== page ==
Well, we can see how that turned out.

Instead of a strong Attorney General who would help the president work within the law to meet the threat, Mr Bush relied on a yes-man who pushed his agenda unquestioningly, without asking the hard questions and giving the unwanted, but necessary hard counsel. Instead of working with the Congress to change the laws if necessary while protecting our freedoms, Mr Bush sought to bypass the people's elected representatives and used his political majority to ram through his policies...with predictable results in the last election. And instead of working with the Congress to pass the legislation the nation needs, both Mr Bush and the Congress complain about judges who "legislate from the bench" ... not seeming to realize that judges occasionally have to step in when the legislators can't or won't legislate from the legislature.

And so, after years of bloviation and political posturing, we still have no comprehensive reform of our immigration laws. We're fighting a global war against an implacable enemy with a bickering legislature tired of being sidelined by an imperial president, both of them frequently at odds with a judicial system upon which we rely to keep them toeing the line of the Constitution.

2008 will be an interesting election year. From my perspective, none of the front-runners for the presidency are real presidential material, and I don't see many people in Congress who impress me very much. Could I do better? Don't know. But I like to think that, by at least listening to the rest of the government, and to trusted advisers willing to tell me that I had no clothes, I'd at least do better than the current crop of ideology-focused bozos.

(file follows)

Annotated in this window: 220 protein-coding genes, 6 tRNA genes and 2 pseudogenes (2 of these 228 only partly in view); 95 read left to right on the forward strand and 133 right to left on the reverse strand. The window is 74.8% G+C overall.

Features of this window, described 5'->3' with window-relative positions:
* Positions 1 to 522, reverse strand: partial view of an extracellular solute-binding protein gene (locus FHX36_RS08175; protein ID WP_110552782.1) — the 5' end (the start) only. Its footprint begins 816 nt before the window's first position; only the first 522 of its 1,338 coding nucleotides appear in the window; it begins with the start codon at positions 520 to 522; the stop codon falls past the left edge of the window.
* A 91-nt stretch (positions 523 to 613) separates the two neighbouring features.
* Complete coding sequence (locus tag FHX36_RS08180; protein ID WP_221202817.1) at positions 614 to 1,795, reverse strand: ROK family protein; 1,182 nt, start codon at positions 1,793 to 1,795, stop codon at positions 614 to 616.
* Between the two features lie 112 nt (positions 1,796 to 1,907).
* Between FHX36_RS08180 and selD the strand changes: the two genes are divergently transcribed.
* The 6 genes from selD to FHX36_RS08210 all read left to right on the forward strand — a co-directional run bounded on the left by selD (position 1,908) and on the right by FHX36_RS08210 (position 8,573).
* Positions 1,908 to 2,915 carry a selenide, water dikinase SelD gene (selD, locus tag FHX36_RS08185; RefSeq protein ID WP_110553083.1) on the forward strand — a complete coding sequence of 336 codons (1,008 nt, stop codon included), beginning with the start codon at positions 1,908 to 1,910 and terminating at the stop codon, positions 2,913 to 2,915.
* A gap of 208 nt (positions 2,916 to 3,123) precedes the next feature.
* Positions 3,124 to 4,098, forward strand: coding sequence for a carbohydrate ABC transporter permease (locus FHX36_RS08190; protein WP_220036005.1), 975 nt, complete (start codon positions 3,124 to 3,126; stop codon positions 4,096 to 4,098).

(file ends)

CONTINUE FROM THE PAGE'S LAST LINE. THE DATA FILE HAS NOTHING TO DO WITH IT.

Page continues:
With over 300 million people in this country, you'd think we could do better.

Have a good day. More thoughts tomorrow.

Bilbo

4 comments:

noisms said...

International law is my 'thing', I suppose, and I've seen some copies of the internal memos that Gonzalez wrote regarding the bypassing of the Geneva conventions and the additional protocols. The casual way in which he dismissed those documents was really quite chilling, and I'm very happy that he's gone.

The Mistress of the Dark said...

It's just a shame this administration couldn't have crumbled years ago. My problem with everything is that as the next election approaches, there's not a candidate that I feel any confidence in.

I saw a t-shirt that said None Of The Above in 2008 and I found I agreed with that more than anything.

John said...

Joe Scarborough's book "Rome Wasn't Burnt in a Day" is an interesting read on the party pressure and corruption that a freshman congressman faces and how difficult the parties make it for somebody that wants to do the right thing.
This administration's cabinet and Congress ('til last election!) went far beyond what was protocol. If the Dems take a revenge attitude as their ranks increase, we could be in for quite the swing of the proverbial pendulum!
Politics: from poly--meaning many and tics--little blood suckers!

Jean-Luc Picard said...

Can the 'none of the above' candidate win this year?